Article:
Planter Box From Surplus Timber




Introduction: Planter Box From Surplus Timber

I've never done any carpentry on my own before, so please be gentle! We recently bought a house that ended up needing quite a bit of work. We're lucky to have some very talented people in our group of friends so most of our renovations were done during days off with myself off-siding whoever was working that day. When we had no option but to hire tradespeople I always helped out to bring our costs down. This means that while I still don't have any formal knowledge of carpentry I'm at least familiar with the basics and the tools. Anyway...

We have a lot of left over chamfer boards and hardwood joists and so forth so I thought I'd put them to good use and make some planter boxes for our soon to be herb garden. This is the first, it measures 1200w x 300d x 240h and to make it I used:

4 x 1200 lengths of chamfer board (cut from 2 x 2400 lengths)

4 x 300 lengths of chamfer board (cut from 1 x 1500 length)

3 x 300 lengths cut off a hardwood joist.

32 x screws

Tape-measure, pencil, drill, drill bit, circular saw, planer

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Step 1: Cutting Lengths

I measured and cut all the lengths. The legs stick out 60mm below the base, this is to embed it firmly in the ground since I have a 60kg dog who would definitely move it out of place if she plonked herself down next to it otherwise (in spite of the fact that, the whole thing being made from very hard woods, it weighs as much as twelve suns).

I think that if your lengths weren't all uniform you could get away with this since each of the corners is going to get planed anyway.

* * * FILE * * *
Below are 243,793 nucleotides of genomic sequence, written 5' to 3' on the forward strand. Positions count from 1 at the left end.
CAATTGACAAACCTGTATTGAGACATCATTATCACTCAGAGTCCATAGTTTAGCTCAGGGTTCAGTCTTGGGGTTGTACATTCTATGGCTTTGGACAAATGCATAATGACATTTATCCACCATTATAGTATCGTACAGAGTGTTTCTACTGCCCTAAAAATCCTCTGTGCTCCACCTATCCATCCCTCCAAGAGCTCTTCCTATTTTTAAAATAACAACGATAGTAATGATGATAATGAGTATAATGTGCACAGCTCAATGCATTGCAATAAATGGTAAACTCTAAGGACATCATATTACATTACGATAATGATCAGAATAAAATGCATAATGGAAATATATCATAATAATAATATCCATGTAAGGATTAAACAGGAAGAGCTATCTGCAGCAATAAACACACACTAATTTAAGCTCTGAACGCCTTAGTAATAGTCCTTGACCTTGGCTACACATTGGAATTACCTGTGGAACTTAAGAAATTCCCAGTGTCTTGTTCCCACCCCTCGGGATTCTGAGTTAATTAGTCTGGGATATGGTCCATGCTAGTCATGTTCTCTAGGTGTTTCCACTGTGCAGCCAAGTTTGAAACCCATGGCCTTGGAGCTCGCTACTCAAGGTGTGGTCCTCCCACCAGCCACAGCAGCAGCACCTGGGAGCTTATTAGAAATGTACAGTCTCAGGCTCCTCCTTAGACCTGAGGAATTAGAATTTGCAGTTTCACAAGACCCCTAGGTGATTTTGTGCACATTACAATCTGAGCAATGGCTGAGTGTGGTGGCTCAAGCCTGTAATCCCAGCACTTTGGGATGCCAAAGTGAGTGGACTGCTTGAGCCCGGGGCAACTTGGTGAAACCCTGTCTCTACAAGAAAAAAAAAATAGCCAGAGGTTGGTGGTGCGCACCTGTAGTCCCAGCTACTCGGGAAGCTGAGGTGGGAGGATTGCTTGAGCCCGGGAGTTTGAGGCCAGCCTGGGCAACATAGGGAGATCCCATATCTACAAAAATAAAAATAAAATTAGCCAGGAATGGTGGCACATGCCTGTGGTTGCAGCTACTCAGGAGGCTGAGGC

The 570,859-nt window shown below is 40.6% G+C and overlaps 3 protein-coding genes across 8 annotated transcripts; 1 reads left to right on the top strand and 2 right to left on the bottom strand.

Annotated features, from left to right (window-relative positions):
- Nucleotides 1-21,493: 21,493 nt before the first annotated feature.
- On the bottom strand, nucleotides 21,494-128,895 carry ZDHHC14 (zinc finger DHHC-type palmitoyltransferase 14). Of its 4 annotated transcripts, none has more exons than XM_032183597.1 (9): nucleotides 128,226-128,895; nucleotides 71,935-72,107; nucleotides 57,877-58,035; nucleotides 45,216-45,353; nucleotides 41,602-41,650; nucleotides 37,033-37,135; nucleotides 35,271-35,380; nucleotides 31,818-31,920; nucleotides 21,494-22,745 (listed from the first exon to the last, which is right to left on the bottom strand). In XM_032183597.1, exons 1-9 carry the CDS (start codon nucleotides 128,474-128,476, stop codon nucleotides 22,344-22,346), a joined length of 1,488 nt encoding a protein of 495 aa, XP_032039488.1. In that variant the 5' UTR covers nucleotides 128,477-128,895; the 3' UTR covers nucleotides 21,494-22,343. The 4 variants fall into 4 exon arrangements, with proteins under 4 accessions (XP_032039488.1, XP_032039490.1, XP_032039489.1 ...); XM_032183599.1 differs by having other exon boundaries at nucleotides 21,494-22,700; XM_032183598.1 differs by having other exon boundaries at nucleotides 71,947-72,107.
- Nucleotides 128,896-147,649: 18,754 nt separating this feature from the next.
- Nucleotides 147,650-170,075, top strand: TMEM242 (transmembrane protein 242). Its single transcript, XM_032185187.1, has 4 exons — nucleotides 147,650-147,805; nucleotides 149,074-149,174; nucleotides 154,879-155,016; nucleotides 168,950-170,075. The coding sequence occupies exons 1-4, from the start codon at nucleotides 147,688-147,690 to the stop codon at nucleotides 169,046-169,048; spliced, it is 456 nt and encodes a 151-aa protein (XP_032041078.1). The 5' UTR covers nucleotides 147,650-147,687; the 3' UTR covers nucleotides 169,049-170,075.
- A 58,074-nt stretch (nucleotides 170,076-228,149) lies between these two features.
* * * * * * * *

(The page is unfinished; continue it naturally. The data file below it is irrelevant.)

Step 2: Afixing the Champfer Board

I checked to make sure all my cuts were exact right angles and then lined up the edges of the champfer board with the edges of the joists. I pre-drilled all the holes and still managed to break my first screw. I did the longer boards first and got one screw in each of the top boards, made sure it was still square and then pre-drilled for the following screws. The boards went on nice and square and that was the tricky part over. The bottom boards were really easy because I was able to just slot the second board behind the first one, check the edges, knock it down to make sure they were tight and then it was snugly held in place while I pre-drilled the remaining ones.

Rinse and repeat for the opposite side. Then another tricky part affixing the two sides together (in retrospect I should have just bought myself a couple of C-clamps). And you are done.

Step 3: Plane the Corners, Sand, Vanish.

I planed off the corners gave it a really light sand all over to get rid of the splinters from the screw holes etc. then gave it a lick of varnish, just because I happened to have some leftovers sitting there.

Step 4: Finished

In total it took me about 1.5hrs to measure, cut and assemble and then half an hour to plane and varnish it. Now it's in situ in a corner of the yard where no one will ever see my nice work! It was a lot of fun, I can really see the appeal in wood work.

Thanks for reading this far.

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    3 Discussions


    6 years ago

    Thanks, that's good to know. This one will be packed with mint so I can have iced mint tea while I make the next ones!


    Reply 6 years ago on Introduction

    Thank you very much!